Future developments of the increasingly sophisticated logistics business seem to rely solely on technological advances. In fact, the fast-moving industry is very much a people business.
With a network that includes more than 200 branches in 50-plus countries, and probably more than that tomorrow, Crown Worldwide is constantly on the move and always on the lookout for talented people who thrive on challenge.
"We are growing every day and we want people who can take challenges and run with them," says Deborah Mannas, regional manager of HR development and strategy for Asia Pacific, Crown Worldwide Group. "People perfect for the job don't need micromanagement. Instead, they take initiative, keep up with the pace and possess good communication skills. Knowing the business is one thing but working with others to bring it all together is what makes the difference. As for managerial staff, having a sense of entrepreneurship is also valuable."
Noting that these qualities are not particular to the logistics industry, Ms Mannas acknowledges that many companies are currently searching for talented people from a relatively small pool. "It is challenging, but we won't compromise. We would rather hold out for the right persons," she says.
Handpicked candidates receive technical training in all aspects of the job plus soft skill training such as communication skills and interpersonal skills. In-house niche training deals with technical tasks that are specific to the company or industry.
For example, Crown uses a unique computer system that keeps track of everything that is happening in the business at a particular time. Whether a client needs a piece of heavy machinery urgently dispatched to the other side of the world, or just a small but nevertheless essential spare part of that machinery, the system tracks it from its origin to destination. The system is in place in all branches of Crown's network and training is given to make sure employees are familiar with the many functions of the system and "speak the same language".
Crown also specialises in moving and storing wine and fine art and this is required to be done to the most stringent standards. Employees are trained in how to handle these precious, and more often than not extremely valuable materials to ensure they do not suffer as a result of the moving process. Strict handling, storage and tracking systems have been implemented to ensure these stringent criteria are met.
The company has in place a graduate trainee programme which potentially leads aspiring individuals to management positions. Graduates from multicultural backgrounds possessing excellent communication skills are much sought after. They must also be flexible and open-minded. Participants benefit from a buddy system and mentoring by a supervisor, and spend a couple of months in every area of the business to gain a comprehensive understanding of Crown's operations, plus participating in other workshops as well as a range of web-based training.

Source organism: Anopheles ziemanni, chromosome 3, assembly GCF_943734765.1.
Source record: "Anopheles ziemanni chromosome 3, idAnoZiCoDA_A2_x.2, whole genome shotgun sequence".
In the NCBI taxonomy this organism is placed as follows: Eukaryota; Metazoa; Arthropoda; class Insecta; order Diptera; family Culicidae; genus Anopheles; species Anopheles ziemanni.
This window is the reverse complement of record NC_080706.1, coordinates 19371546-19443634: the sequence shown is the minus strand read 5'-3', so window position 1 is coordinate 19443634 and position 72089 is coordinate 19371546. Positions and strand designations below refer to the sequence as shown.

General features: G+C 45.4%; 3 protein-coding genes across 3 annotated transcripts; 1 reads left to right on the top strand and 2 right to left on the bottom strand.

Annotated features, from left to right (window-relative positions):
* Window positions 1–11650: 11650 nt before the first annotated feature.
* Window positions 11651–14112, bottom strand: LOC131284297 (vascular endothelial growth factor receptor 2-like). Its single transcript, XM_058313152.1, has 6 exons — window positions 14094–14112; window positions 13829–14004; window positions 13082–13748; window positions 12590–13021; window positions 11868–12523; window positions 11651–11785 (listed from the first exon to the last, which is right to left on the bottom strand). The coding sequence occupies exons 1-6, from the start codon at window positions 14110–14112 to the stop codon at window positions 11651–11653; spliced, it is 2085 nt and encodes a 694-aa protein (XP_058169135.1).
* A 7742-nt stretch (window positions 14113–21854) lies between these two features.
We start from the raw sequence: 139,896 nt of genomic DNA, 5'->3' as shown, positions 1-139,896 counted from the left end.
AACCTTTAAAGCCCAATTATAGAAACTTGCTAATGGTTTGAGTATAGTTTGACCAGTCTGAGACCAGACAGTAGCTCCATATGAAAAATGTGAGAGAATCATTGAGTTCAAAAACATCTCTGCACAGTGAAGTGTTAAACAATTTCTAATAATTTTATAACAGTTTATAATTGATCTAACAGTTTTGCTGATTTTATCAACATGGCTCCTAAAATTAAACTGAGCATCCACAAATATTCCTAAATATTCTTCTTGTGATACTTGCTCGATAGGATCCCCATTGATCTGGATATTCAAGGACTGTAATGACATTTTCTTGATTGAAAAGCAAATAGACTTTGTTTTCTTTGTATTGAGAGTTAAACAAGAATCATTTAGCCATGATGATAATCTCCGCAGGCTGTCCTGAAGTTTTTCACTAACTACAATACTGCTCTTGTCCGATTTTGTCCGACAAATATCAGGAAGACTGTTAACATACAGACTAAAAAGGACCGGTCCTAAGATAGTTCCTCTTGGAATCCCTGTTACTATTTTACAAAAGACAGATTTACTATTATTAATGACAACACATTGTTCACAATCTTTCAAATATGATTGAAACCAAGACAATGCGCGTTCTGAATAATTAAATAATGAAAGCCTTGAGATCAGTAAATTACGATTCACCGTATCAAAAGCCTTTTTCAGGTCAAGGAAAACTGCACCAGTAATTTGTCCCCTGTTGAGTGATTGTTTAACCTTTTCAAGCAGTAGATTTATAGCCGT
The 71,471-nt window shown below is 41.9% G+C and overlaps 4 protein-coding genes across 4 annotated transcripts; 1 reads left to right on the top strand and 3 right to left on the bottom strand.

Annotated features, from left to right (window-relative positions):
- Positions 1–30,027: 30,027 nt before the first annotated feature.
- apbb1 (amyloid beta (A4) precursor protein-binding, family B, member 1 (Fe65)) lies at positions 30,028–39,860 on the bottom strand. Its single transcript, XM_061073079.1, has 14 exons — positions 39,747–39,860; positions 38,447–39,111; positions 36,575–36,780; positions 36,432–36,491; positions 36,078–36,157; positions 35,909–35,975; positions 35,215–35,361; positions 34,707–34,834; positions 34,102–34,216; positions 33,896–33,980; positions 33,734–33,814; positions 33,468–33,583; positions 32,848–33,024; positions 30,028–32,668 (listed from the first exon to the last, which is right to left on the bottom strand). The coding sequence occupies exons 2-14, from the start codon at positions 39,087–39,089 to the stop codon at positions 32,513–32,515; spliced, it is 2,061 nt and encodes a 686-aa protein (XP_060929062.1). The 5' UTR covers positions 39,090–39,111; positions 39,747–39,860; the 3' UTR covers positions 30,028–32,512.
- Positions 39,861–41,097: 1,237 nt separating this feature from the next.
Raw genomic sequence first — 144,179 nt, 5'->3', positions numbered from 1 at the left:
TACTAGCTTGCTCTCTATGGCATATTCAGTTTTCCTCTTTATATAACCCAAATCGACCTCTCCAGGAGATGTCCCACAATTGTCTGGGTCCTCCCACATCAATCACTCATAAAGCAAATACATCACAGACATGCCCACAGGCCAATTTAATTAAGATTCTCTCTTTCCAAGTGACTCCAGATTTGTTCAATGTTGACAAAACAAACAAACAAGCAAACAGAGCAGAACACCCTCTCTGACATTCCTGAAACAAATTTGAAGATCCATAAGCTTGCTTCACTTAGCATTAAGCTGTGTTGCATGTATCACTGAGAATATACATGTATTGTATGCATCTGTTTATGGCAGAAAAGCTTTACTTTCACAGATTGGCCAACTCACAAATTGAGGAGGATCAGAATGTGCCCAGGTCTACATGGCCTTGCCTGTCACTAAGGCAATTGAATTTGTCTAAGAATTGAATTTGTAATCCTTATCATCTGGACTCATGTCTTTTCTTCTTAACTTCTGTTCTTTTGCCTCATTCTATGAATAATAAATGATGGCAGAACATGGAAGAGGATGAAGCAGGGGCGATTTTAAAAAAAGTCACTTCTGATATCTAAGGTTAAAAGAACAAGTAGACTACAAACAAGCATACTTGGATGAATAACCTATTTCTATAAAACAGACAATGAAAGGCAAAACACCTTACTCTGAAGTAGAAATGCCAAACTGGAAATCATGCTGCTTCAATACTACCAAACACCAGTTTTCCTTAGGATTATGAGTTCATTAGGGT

Besides relevant training such as presentation skills, strategic thinking and staff motivation, in-house trainers including Ms Mannas take the responsibility for grooming future leaders.
As well as opportunities to move up the corporate ladder, Crown employees are nurtured in a family-like environment. Ms Mannas says, "With an open-door policy, management are easily accessible."
In Hong Kong, Crown is also focusing on the luxury goods market with its third-party logistics business, and its clientele encompasses such renowned international names as Armani and Alfred Dunhill (part of the Richemont Group), and Hong Kong's own Shanghai Tang. The company is concentrating on providing services to the fast-expanding hotel industry. Another focal point is improving efficiency and further expanding its reach on the mainland, and the company took a massive step in this direction when it opened its flagship Crown Beijing Ultracenter last year.
One major benefit of working for Crown is the possibility of relocating to another branch. "We have a history of moving people around and not just our managers. We have had customer services staff move from Hong Kong to the US," Ms Mannas explains. As well as advertising in local and regional newspapers, Crown uses an "internal opportunities database" to advertise positions to current staff and always aims to promote from within. "There are ample opportunities for growth and movement with us. We want our employees to feel they are our priorities and be part of our culture where performance and excellence are rewarded," Ms Mannas emphasises.
For candidates interested in an exciting and challenging career with the possibility of travelling the world for a company that rewards excellence, Ms Mannas advises: "Don't just focus on your academics or on the number of extracurricular activities you are involved in. It is far more important to maximise quality experiences and use the opportunities to develop skills that are transferable and can be put to use in practical contexts."